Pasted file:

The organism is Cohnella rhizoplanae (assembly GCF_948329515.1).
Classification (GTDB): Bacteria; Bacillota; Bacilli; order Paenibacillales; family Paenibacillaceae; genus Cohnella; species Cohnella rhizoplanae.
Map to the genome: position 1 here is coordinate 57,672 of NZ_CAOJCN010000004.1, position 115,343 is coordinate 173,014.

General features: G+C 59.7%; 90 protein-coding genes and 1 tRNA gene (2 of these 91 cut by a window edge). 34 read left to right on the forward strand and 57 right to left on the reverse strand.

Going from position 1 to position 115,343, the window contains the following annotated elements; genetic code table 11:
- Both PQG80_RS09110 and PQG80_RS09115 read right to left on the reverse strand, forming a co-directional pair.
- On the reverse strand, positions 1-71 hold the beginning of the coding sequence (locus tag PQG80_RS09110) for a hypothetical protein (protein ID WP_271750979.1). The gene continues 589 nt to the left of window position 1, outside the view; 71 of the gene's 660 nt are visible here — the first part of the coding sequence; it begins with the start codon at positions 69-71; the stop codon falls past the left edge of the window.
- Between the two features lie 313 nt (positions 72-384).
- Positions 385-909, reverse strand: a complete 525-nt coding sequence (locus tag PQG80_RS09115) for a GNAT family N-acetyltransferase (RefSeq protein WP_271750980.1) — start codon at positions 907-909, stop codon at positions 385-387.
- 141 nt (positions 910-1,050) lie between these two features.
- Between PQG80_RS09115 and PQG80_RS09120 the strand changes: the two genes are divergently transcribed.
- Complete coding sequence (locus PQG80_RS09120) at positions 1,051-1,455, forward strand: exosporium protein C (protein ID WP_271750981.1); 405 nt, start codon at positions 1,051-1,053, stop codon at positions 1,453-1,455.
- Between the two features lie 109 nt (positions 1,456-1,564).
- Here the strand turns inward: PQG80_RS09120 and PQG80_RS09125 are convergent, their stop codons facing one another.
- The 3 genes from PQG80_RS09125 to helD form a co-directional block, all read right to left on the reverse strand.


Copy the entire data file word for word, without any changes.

The organism is Cohnella rhizoplanae (assembly GCF_948329515.1).
Classification (GTDB): Bacteria; Bacillota; Bacilli; order Paenibacillales; family Paenibacillaceae; genus Cohnella; species Cohnella rhizoplanae.
Map to the genome: position 1 here is coordinate 57,672 of NZ_CAOJCN010000004.1, position 115,343 is coordinate 173,014.

General features: G+C 59.7%; 90 protein-coding genes and 1 tRNA gene (2 of these 91 cut by a window edge). 34 read left to right on the forward strand and 57 right to left on the reverse strand.

Going from position 1 to position 115,343, the window contains the following annotated elements; genetic code table 11:
- Both PQG80_RS09110 and PQG80_RS09115 read right to left on the reverse strand, forming a co-directional pair.
- On the reverse strand, positions 1-71 hold the beginning of the coding sequence (locus tag PQG80_RS09110) for a hypothetical protein (protein ID WP_271750979.1). The gene continues 589 nt to the left of window position 1, outside the view; 71 of the gene's 660 nt are visible here — the first part of the coding sequence; it begins with the start codon at positions 69-71; the stop codon falls past the left edge of the window.
- Between the two features lie 313 nt (positions 72-384).
- Positions 385-909, reverse strand: a complete 525-nt coding sequence (locus tag PQG80_RS09115) for a GNAT family N-acetyltransferase (RefSeq protein WP_271750980.1) — start codon at positions 907-909, stop codon at positions 385-387.
- 141 nt (positions 910-1,050) lie between these two features.
- Between PQG80_RS09115 and PQG80_RS09120 the strand changes: the two genes are divergently transcribed.
- Complete coding sequence (locus PQG80_RS09120) at positions 1,051-1,455, forward strand: exosporium protein C (protein ID WP_271750981.1); 405 nt, start codon at positions 1,051-1,053, stop codon at positions 1,453-1,455.
- Between the two features lie 109 nt (positions 1,456-1,564).
- Here the strand turns inward: PQG80_RS09120 and PQG80_RS09125 are convergent, their stop codons facing one another.
- The 3 genes from PQG80_RS09125 to helD form a co-directional block, all read right to left on the reverse strand.